The RAF is sending three warplanes to help locate the Nigerian schoolgirls taken by an Islamist terror group, it has been reported.
Four months ago Boko Haram, which is fighting to reinstate a medieval Islamic caliphate in religiously mixed Nigeria, abducted more than 200 schoolgirls from the village of Chibok and they remain missing.
Now, three RAF Tornado GR4s outfitted with surveillance equipment are being deployed to the African nation to fly reconnaissance missions over the region the group is known to operate in.
According to the report, the mission is dependent on a nearby nation giving them permission to use a runway.
An MOD spokesman did not deny the report about the deployment of the planes, adding: ‘The UK continues to work with the U.S., France, Nigeria, its neighbours and international partners to provide advice and assistance to the Nigerian Government.
‘Together with our allies we have provided continuous surveillance support to the Nigerian authorities, including satellite imagery. We are still in discussion with partners on the deployment of further surveillance capability.’
Earlier this month suspected Islamist Boko Haram fighters have abducted dozens of boys and men from a village in northeast Nigeria, according to witnesses.
After loading them onto trucks and driving them off more 97 people are now missing.
Several witnesses who fled after the raid on Doron Baga, a sandy fishing village near the shores of Lake Chad, said militants clothed in military and police uniforms had burned several houses.
‘They left no men or boys in the place; only young children, girls and women,’ said Halima Adamu, sobbing softly and looking exhausted after a 110 mile road trip on the back of a truck to Maiduguri, capital of the northeastern state of Borno.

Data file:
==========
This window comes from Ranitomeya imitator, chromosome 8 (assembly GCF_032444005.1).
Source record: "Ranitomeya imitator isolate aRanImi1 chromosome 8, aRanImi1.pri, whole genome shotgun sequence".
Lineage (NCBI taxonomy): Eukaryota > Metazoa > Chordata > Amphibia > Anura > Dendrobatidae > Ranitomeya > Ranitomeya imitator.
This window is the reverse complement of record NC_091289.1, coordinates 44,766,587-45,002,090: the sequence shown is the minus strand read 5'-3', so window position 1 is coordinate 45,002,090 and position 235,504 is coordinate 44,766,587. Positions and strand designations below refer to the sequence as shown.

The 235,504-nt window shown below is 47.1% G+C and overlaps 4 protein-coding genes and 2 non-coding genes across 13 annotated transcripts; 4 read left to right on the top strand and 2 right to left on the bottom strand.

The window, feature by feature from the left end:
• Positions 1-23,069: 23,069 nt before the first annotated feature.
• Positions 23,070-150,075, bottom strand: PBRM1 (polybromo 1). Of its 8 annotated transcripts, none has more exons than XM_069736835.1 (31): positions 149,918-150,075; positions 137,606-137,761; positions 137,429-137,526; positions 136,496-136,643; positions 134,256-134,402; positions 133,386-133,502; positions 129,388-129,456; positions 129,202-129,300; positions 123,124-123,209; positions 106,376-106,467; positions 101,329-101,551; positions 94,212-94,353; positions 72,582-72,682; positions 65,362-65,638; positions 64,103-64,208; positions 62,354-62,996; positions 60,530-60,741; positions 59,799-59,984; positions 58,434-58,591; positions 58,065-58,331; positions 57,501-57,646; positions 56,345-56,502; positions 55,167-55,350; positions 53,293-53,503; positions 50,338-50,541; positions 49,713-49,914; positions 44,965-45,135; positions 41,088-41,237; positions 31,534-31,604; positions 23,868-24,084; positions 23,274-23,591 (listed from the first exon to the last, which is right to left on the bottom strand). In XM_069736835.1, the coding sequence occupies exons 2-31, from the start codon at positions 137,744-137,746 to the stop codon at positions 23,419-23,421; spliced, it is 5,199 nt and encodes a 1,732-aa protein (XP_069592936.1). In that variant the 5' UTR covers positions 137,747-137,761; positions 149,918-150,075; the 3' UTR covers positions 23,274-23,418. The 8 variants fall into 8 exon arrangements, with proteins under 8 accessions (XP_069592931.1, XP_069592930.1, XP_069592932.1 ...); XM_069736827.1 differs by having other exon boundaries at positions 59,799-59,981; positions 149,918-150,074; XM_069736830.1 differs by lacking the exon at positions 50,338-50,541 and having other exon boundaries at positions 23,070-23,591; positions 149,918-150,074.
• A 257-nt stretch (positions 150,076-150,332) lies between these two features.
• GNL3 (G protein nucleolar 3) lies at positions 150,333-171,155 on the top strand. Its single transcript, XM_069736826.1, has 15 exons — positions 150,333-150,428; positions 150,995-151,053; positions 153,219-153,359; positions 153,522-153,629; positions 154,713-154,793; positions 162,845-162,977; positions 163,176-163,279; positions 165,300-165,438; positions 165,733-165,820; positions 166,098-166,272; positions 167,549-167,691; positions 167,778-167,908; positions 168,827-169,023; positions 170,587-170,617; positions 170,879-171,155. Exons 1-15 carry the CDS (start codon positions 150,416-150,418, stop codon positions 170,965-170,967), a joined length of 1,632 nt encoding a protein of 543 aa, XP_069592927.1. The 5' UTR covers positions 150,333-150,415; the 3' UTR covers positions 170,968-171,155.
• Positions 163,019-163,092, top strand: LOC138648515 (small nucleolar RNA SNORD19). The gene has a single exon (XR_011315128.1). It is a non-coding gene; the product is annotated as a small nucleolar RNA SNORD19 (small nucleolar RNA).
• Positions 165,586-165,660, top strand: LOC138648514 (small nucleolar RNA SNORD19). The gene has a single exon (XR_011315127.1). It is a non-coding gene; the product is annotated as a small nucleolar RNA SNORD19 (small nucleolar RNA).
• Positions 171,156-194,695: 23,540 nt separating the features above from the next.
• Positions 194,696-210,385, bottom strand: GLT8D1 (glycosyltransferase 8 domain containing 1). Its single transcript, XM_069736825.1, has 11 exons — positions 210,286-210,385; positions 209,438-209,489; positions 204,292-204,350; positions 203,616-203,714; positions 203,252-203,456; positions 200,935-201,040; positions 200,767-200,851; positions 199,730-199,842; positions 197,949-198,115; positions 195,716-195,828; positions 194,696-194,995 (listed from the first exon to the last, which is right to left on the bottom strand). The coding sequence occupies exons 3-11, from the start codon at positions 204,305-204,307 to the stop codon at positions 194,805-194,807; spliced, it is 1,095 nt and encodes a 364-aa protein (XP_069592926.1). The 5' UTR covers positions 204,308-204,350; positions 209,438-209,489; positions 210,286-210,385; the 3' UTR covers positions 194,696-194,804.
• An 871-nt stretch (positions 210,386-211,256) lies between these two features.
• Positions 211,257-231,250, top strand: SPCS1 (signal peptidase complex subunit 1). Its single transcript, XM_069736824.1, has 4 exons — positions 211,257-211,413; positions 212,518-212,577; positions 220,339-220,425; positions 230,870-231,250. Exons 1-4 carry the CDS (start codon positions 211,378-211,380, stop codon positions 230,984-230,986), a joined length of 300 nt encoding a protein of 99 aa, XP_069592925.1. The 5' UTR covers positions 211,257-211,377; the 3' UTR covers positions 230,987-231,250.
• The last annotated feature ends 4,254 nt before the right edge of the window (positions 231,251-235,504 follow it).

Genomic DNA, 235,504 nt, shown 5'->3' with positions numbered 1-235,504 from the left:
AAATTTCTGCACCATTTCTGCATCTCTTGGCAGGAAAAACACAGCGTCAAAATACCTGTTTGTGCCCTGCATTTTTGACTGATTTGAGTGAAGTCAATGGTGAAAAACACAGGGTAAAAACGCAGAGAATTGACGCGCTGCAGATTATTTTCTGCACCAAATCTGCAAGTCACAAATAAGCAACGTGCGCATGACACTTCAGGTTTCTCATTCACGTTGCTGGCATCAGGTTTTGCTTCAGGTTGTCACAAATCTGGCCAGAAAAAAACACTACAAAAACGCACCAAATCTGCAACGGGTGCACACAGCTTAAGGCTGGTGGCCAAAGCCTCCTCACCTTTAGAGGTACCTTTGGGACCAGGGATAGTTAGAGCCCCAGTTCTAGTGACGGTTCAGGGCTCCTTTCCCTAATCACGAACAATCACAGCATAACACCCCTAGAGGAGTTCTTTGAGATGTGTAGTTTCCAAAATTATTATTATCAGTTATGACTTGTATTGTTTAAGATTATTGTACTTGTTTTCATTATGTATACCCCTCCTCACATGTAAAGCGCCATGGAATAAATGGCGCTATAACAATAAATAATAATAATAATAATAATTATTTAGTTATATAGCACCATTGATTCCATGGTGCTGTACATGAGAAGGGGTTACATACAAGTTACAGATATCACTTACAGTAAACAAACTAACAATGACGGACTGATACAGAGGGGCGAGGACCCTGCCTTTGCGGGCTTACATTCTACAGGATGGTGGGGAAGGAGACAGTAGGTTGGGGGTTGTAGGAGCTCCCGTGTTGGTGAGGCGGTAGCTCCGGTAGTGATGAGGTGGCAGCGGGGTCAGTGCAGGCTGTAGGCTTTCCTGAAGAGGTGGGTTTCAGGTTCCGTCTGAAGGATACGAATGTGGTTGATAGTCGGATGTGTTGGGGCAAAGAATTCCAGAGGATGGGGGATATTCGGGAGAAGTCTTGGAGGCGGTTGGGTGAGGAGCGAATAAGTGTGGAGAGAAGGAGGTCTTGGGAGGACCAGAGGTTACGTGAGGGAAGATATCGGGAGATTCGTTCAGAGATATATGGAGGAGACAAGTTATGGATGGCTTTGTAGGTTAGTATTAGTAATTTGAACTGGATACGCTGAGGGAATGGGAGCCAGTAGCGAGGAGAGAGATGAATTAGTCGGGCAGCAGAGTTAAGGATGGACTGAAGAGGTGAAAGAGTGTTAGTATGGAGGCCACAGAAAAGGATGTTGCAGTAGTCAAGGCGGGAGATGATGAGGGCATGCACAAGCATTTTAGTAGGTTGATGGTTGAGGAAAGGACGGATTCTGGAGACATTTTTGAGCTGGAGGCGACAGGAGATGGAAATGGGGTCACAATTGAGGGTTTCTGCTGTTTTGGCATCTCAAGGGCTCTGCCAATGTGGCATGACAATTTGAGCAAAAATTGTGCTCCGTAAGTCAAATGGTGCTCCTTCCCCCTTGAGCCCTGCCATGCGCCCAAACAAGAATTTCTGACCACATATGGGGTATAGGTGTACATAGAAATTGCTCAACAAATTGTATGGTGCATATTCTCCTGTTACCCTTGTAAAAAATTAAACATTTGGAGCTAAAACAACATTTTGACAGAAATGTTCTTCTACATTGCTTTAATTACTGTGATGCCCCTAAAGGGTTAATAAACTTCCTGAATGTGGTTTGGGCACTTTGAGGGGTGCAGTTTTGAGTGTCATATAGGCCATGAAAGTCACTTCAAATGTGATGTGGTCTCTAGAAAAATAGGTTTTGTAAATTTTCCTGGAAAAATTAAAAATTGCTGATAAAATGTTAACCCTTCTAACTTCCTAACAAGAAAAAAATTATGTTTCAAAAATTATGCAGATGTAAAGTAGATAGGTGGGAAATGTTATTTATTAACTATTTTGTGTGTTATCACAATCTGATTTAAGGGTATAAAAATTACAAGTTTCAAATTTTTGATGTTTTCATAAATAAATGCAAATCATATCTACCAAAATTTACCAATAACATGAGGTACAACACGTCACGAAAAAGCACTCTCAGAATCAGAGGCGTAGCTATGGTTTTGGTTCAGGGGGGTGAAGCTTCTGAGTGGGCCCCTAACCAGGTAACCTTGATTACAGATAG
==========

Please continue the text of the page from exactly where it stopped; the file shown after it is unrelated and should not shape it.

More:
‘They were shouting ‘Allah Akbar’ (God is greatest), shooting sporadically. There was confusion everywhere.
‘They started parking our men and boys into their vehicles, threatening to shoot whoever disobey them. Everybody was scared.’
Boko Haram, seen as the number one security threat to Africa’s top economy and oil producer, has dramatically increased attacks on civilians in the past year, and the once-grassroots movement has rapidly lost popular support as it gets more bloodthirsty.
Its solution – kidnapping boys and forcing them to fight and abducting girls as sex slaves – is a chilling echo of Ugandan rebel Joseph Kony’s Lord’s Resistance Army, which has operated in the same way in Uganda, South Sudan and central Africa for decades.
The kidnappers overpowered local vigilantes who had no support because this is no military presence there, the villagers said.
Talatu Abubakar, another villager who fled to Maiduguri, said the invaders had taunted the men for being unable to defend themselves.
He said that from his Hadeija clan alone, some 47 people were missing and feared to have been abducted.
The raid shows how mobile Boko Haram units can be.
After a military offensive in May last year broke their hold on the area around Lake Chad in the far northeast of Borno state, the rebels relocated to the south of the state, near the Cameroon border nearly 300 km (190 miles) away. Chibok, where the girls were taken from, is in this area.
Their re-appearance in the area demonstrates their ability to move across vast swathes of northeastern Nigeria without being intercepted by the military.
Nigerian forces are overstretched against a determined foe. In the past week they have fought gun battles with Boko Haram Islamists in two key towns in the south of Borno – Gwoza, the security sources said, and the garrison town of Damboa, which the militants sacked a month ago.